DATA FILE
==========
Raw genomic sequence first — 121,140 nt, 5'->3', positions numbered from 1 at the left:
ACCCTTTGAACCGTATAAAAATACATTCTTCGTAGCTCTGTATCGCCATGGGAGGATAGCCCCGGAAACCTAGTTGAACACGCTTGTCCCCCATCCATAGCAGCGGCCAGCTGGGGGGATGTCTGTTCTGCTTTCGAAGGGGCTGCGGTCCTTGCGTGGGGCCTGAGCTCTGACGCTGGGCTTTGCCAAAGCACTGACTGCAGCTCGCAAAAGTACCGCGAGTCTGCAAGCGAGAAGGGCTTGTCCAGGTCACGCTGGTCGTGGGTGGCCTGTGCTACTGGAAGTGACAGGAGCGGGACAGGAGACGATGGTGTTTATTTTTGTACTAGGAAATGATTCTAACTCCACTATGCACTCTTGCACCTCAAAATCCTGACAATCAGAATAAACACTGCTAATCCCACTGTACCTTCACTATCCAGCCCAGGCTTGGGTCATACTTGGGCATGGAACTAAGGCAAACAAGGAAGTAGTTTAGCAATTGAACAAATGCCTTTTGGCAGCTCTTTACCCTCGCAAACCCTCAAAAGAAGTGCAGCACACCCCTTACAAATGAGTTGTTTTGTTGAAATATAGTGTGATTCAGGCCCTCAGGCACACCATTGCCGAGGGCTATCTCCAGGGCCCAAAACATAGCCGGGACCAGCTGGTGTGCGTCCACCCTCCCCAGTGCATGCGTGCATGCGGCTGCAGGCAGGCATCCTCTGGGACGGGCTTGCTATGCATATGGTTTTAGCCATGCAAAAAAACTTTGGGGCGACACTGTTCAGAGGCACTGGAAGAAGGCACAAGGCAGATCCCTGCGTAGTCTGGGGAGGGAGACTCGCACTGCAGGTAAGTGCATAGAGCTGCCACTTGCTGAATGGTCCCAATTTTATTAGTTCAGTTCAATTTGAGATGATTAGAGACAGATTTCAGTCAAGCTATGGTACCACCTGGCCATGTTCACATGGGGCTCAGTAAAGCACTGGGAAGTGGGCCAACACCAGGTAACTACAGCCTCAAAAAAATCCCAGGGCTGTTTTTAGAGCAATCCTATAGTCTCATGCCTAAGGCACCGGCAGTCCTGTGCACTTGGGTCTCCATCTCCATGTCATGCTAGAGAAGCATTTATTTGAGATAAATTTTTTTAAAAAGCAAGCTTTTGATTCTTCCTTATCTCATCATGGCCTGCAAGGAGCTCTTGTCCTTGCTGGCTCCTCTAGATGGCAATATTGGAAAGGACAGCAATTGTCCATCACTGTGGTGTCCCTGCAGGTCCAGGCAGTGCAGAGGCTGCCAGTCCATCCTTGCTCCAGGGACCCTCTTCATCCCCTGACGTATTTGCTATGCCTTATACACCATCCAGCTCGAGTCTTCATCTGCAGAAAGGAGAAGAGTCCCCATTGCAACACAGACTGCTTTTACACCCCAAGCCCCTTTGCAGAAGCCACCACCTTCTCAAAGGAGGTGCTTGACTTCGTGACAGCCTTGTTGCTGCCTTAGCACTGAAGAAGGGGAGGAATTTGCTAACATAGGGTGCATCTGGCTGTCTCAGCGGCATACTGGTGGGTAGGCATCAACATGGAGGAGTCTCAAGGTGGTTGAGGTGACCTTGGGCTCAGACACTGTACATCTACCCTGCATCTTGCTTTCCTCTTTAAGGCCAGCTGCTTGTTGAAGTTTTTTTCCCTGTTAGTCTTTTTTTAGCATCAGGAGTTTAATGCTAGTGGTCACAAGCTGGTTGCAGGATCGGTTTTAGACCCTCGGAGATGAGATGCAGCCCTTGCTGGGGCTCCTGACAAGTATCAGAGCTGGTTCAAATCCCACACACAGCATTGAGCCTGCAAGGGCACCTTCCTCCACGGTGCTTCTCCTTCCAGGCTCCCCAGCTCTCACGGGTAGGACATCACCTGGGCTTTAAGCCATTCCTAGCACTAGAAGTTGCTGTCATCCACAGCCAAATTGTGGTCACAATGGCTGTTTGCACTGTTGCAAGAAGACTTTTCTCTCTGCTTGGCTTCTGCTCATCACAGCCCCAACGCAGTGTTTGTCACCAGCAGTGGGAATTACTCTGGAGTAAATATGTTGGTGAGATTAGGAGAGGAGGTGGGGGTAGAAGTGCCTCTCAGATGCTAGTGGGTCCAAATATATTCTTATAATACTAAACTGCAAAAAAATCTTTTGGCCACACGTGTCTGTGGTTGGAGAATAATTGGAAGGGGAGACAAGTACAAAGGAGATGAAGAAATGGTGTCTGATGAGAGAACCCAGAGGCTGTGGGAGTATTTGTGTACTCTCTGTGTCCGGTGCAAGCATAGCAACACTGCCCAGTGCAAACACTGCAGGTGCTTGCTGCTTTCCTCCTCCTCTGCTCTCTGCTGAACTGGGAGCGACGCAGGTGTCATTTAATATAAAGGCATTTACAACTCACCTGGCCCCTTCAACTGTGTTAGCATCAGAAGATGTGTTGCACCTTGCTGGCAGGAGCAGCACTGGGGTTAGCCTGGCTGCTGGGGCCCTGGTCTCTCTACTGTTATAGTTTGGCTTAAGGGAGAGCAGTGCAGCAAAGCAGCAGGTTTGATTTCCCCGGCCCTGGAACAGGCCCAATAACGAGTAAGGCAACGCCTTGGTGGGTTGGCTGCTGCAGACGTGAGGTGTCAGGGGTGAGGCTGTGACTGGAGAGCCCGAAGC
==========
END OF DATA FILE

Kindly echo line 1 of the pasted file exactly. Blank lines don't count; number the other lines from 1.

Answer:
Raw genomic sequence first — 121,140 nt, 5'->3', positions numbered from 1 at the left: